Last month I worked at a refugee camp in Jerash, Jordan. The camp is home to about 24.000 Palestinian refugees who left the Gaza strip in 1968. Most of the families living there were also displaced from other parts of Palestine in 1948, meaning that they have lost their homes twice in one lifetime. The majority live on under $2 a day. About a quarter live on less than one.
Entering the camp is quite the experience. After the stone ruins of Jerash, one turns left into a valley. The streets become narrower and the pedestrians more numerous. Like a punch in the gut, the air begins to smell of hot sewage and rotting fruit. Sweaty and dusty from walking through the camp in the scorching summer, the one word that wouldn’t leave my mind was “hellish”. The market on the main road is very crowded. Amongst the frying falafel and bread baking, an old man was selling homemade perfumes. “Come here young man, I’ll make a personalized scent that will make you irresistible to young women,” he grinned and advertised.
If anything can be said about the inhabitants of the many refugee camps in Jordan it is that they have shown remarkable resilience in the face of unspeakable injustice. The people at Gaza camp are warm and welcoming, albeit curious. Numbers haunt the life of every refugee; on one hand, there are passport numbers, national identification numbers, and social security numbers that are denied to them. On the other hand, you have the statistics that their lives have been reduced to: 24.000 refugees, 2.000 makeshift shelters, 50% unemployment, 0.75 square kilometers.
I introduced myself as a Palestinian student studying in America. People were irritated with my vagueness, “yes, but where are you from?” they asked. They wanted to know from which Palestinian town my family was. “Jerusalem, although I’ve never really lived there and my parents were born here,” I said, assuming it was necessary to qualify. “I’m from Jafa,” chimed one boy. “Nabulsi and proud,” boasted another. They had probably never seen the places to which they claimed loyalty except through their grandparents’ stories, yet the promise of a homeland was kept close in their hearts, a dream deferred.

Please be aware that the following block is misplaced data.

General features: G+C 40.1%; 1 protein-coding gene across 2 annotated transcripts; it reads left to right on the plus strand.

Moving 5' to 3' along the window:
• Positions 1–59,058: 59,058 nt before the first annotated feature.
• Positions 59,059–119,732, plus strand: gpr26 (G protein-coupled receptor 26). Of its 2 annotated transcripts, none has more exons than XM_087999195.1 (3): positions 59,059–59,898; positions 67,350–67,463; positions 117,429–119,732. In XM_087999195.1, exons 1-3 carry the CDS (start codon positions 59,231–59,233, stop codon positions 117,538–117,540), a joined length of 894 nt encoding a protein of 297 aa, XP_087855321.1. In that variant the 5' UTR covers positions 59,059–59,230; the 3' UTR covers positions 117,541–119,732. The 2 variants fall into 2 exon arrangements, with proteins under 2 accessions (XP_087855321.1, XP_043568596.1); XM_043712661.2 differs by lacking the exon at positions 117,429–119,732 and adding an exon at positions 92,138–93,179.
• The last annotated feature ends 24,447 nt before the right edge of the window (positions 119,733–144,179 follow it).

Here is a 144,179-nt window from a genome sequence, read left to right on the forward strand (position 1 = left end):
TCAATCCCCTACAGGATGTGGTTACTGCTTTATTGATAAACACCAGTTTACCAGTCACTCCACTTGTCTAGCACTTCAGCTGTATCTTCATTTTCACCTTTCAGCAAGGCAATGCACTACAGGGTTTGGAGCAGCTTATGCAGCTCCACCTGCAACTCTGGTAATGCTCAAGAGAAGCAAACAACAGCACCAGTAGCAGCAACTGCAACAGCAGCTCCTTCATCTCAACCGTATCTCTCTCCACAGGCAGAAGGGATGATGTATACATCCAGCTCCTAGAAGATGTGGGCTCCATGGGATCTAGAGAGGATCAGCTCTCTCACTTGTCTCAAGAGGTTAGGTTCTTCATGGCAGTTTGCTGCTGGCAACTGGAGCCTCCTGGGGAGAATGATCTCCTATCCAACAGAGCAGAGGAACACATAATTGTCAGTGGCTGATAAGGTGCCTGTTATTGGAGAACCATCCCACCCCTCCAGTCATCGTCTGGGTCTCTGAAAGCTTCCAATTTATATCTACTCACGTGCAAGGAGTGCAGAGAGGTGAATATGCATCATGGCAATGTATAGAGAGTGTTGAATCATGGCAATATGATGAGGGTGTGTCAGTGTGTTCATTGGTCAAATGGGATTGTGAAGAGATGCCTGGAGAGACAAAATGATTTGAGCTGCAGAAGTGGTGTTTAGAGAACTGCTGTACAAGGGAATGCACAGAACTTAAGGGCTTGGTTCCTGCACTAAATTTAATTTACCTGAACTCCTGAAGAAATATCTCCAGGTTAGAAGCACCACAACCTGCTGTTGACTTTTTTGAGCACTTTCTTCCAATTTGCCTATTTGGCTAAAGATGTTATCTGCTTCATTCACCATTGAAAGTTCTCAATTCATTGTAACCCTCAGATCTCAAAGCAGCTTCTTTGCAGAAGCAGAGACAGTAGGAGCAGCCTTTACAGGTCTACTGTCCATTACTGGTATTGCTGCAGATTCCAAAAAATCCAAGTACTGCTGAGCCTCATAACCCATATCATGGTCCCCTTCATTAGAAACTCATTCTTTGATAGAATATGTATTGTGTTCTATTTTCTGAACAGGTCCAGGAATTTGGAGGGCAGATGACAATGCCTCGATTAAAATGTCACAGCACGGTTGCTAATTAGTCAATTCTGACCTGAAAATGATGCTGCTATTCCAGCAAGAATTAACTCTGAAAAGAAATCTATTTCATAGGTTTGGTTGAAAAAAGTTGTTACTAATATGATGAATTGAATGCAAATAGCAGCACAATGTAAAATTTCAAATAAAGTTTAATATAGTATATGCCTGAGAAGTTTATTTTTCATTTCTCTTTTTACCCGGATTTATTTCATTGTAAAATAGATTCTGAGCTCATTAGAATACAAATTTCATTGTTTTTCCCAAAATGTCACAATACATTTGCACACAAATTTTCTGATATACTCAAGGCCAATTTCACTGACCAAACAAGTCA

I spoke to someone from the camp about the Arab Spring. Why had the uprisings passed them by?
“You know what Munir, I’m someone who is ‘with’ the Arab Spring not hitting the refugee camps,” she began. “Historically, every protest in the camps has been met with slaughter. We are not considered people by the world, so maybe it is best that we just keep our heads down and work in different ways to earn our humanity.”
To have an uprising, there needs to be hope. Although people here struggle to find water and clothing, hope is the resource that they need most.
I was sitting in the headquarters of the Community Development Office (CDO), an offshoot of UNRWA, when a veiled woman walked in. She was holding an infant to her chest and dragging a toddler behind her.
“I would like to register for an allowance,” she said without enthusiasm. The woman in charge of the office apologized.
“We don’t do that here,” she said.
“Please,” the woman protested, “my children are hungry”.
“We don’t have money for that,” the woman in charge frowned, “you’re going to have to go ask the mosque, they’re the ones who do things like this.” After the woman left, the manager saw me looking annoyed. She explained to me, “if we granted every request that came through our door, we wouldn’t be able to run a quarter of our programs.”
Religion acts as a safety net for many people in the camps. When the world has left them in the dark, they believe that the light of God still shines on. I saw how hard the employees at UNRWA work, but how the United Nations has crippled the agency with a miserable budget, and kept entire populations just above starvation and just below revolt. Like a perfume seller in a refugee camp with no working plumbing, UNRWA’s efforts only serve as a temporary distraction from the inherent problems faced by the refugees.